"I gauge my life by the swallows. Their nature, like many things in the world, is cyclic; They live inside the regular heartbeat of the land."
Ken Lamberton is an American writer, artist, and naturalist. He is the author of several celebrated nonfiction books, including Wilderness and Razor Wire, which won the 2002 John Burroughs Medal for Outstanding Nature Writing. He holds degrees in biology and creative writing from the University of Arizona and lives with his wife in a 1890's stone cottage in Arizona's historic mountain borderlands.
Lamberton spent 12-years in the Arizona prison system, where he joined the Creative Writing Workshop of poet and author Richard Shelton. Shelton's workshops significantly influenced his writing career, and he began writing articles and essays about the natural history of the Southwest in the early 1990's.
His writing first appeared in national magazines and literary journals like Orion, Arizona Highways, Bird Watcher’s Digest, Manoa, Northern Lights, Alligator Juniper, Puerto Del Sol, and the Gettysburg Review. Several of these essays, in turn, were selected for anthologies such as American Nature Writing, Getting Over the Color Green, and David Quammen's anthology The Best American Science and Nature Writing 2000. Editors have nominated two of Lamberton's essays for Pushcart Prizes, and Robert Atwan of The Best American Essays series listed his work in "Notable Essays of 1998" and again in "Notable Essays of 1999."
In January 2000, Mercury House published Lamberton's first book, Wilderness and Razor Wire, to critical acclaim. The San Francisco Chronicle called it, "...entirely original: an edgy, ferocious, subtly complex collection of essays on the nature of freedom and the freedom of nature, whose true subject, and greatest accomplishment, may be its own narrative voice." The book won the prestigious John Burroughs Medal for Outstanding Nature Writing in 2002 and sits among the works of Aldo Leopold, Rachel Carson, and Peter Matthiessen.
After completing his Masters degree in creative writing at the University of Arizona, he continued writing and publishing essays and books about the Southwest, often blending natural history with memoir and featuring detailed pen and ink illustrations by the author. The University of Arizona Press published Chiricahua Mountains: Bridging the Borders of Wildness in October 2003, and his third book, Beyond Desert Walls in March 2005.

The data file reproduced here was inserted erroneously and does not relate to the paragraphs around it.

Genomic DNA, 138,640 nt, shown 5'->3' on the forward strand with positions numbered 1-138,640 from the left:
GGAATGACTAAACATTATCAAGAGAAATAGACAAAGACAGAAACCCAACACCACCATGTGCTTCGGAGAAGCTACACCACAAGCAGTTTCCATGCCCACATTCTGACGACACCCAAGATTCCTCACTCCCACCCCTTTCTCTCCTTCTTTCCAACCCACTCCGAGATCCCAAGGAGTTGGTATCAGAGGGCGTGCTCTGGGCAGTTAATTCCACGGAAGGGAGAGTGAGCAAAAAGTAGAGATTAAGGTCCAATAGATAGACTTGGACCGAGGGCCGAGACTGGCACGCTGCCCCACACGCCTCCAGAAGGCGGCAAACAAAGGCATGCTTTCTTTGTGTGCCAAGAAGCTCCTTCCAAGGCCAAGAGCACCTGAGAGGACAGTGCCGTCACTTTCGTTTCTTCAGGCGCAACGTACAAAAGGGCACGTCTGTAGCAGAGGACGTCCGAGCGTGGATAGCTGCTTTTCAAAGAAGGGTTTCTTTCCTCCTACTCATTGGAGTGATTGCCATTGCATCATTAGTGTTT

Lamberton's fourth book, Time of Grace: Thoughts on Nature, Family, and the Politics of Crime and Punishment (University of Arizona Press, October 2007), won a Soros Justice Fellowship in 2007 and was nominated for a National Book Award. Dry River: Stories of Life, Death, and Redemption on the Santa Cruz is his fifth book, a story about the amazing complexity of this troubled desert river and a celebration of one man's lifelong journey with the people and places touched by it. Dry River was featured at the 2006 Social Research conference in New York, Punishment: The US Record, where actor and activist Richard Gere read from the book. His latest book, Chasing Arizona: One Man's Obsession with the Grand Canyon State, was a Top Pick Southwest Book of the Year in 2015.
He has appeared in Writer's Market 1999, The Arizona Republic, the Arizona Daily Star, The Dallas Morning News, and Sierra Magazine. Additionally, he has appeared on many radio and television programs including Arizona Illustrated and National Public Radio ("To the Best of Our Knowledge" with Steve Paulson in April 2000, and "Living on Earth" with Steve Curwood in March 2005).
In addition to writing, Lamberton is Managing Editor of the Rain Shadow Review (2010 to present), which presents the creative talents of those who are currently, or have been previously, incarcerated in Arizona state prisons. Lamberton was also the Editor of the Walking Rain Review (2001-2010) and The Sonora Review (1996-1997).
Lamberton attributes his success to his wife and family, and to Richard Shelton's mentorship. He also credits a supportive community of mentors and peers, among them Jimmy Santiago Baca, Elizabeth Bernays, Marcia Bonta, Alison Deming, Fenton Johnson, Robert Michael Pyle, Jennifer Schneider, Barbara Stahura, Susan Tweit, and Alan Weisman.